The UK’s Environment Agency has shared how rod licence sales in England and Wales have helped it splash almost £21 million on investment in fisheries over the last year or so.

Its 2022/23 Annual Fisheries Report details the various ways rod licence income – generated from over 900,000 licence sales – has been spent.

The report reveals that £20,900,000 in income from fishing licences was further boosted by £1,400,000 of government funding.

This has been reinvested to maintain, improve and develop fisheries, carry out surveys of fish stocks and improvements to habitats not to mention supplying and restocking more than 450,000 coarse fish.

One of the key projects largely funded through this money is the Environment Agency’s National Fisheries Laboratory, based in Cambridgeshire.

The laboratory carries out vital work to identify, monitor and limit the current and future threats such as fish diseases and non-native species on fisheries and the environment.  

This work is pivotal to the ongoing monitoring of the health of fish populations and informs fishery management actions, advice, and regulation.

In 2022/23, £562,000 was invested into the laboratory, which allowed for the assessment of 112 fish mortality events relating to potential fish diseases. In addition, 40 health checks were carried out to enable safe stocking of over half a million fish and over 1,500 queries were responded to in support of national incidents, fishery management advice and guidance.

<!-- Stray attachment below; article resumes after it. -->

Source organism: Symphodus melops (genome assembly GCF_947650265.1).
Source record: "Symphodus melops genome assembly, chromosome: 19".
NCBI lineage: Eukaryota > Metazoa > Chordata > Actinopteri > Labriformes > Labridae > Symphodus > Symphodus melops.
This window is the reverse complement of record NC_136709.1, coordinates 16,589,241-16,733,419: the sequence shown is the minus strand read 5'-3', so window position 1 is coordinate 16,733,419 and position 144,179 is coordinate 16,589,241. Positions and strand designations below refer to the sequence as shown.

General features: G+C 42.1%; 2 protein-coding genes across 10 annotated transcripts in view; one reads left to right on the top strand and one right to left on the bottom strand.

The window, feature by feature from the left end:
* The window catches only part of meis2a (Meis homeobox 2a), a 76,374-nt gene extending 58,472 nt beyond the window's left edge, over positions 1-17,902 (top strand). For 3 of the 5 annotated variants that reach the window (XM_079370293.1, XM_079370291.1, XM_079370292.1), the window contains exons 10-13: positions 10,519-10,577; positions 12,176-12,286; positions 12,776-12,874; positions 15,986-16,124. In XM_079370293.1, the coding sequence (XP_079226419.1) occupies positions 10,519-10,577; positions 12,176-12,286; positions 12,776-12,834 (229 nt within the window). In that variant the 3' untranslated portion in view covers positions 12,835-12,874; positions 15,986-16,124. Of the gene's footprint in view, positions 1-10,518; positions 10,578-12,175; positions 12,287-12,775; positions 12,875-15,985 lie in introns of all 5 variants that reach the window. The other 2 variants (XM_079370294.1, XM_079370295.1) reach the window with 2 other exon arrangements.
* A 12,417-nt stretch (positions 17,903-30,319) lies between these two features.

Throughout the year, the EA has worked with over 1,000 partners including The Angling Trust, The Wild Trout Trust and the Freshwater Biological Association, delivering projects such as the Get Fishing campaign and the Anglers Riverfly Monitoring Initiative, welcoming new anglers to the sport and helping to increase the involvement in citizen science.

Heidi Stone, the Environment Agency’s fisheries manager, said: “Funding from fishing licence money feeds into every aspect of an angler’s experience, improving fish stocks, providing new facilities, and helping to protect our environment. Our fisheries staff also use their expertise to support wider environmental work with specialist advice and guidance.

“It is great to see the work that we have been able to carry out with our partners, using the money made to invest directly back into our fisheries and angling services.” 

Funded directly by fisheries licence income, the Fisheries Improvement Programme (FIP) has backed 198 projects to improve and protect rivers, construct fish passes and enhance stillwater fisheries.

In addition, 39,159 fishing licence checks were carried out by Environment Agency enforcement teams with the support of the Angling Trust Voluntary Bailiff Service (VBS). In all 1,949 offence reports were issued while 265 anglers were prosecuted for fishing without a licence.

You can read the full report at

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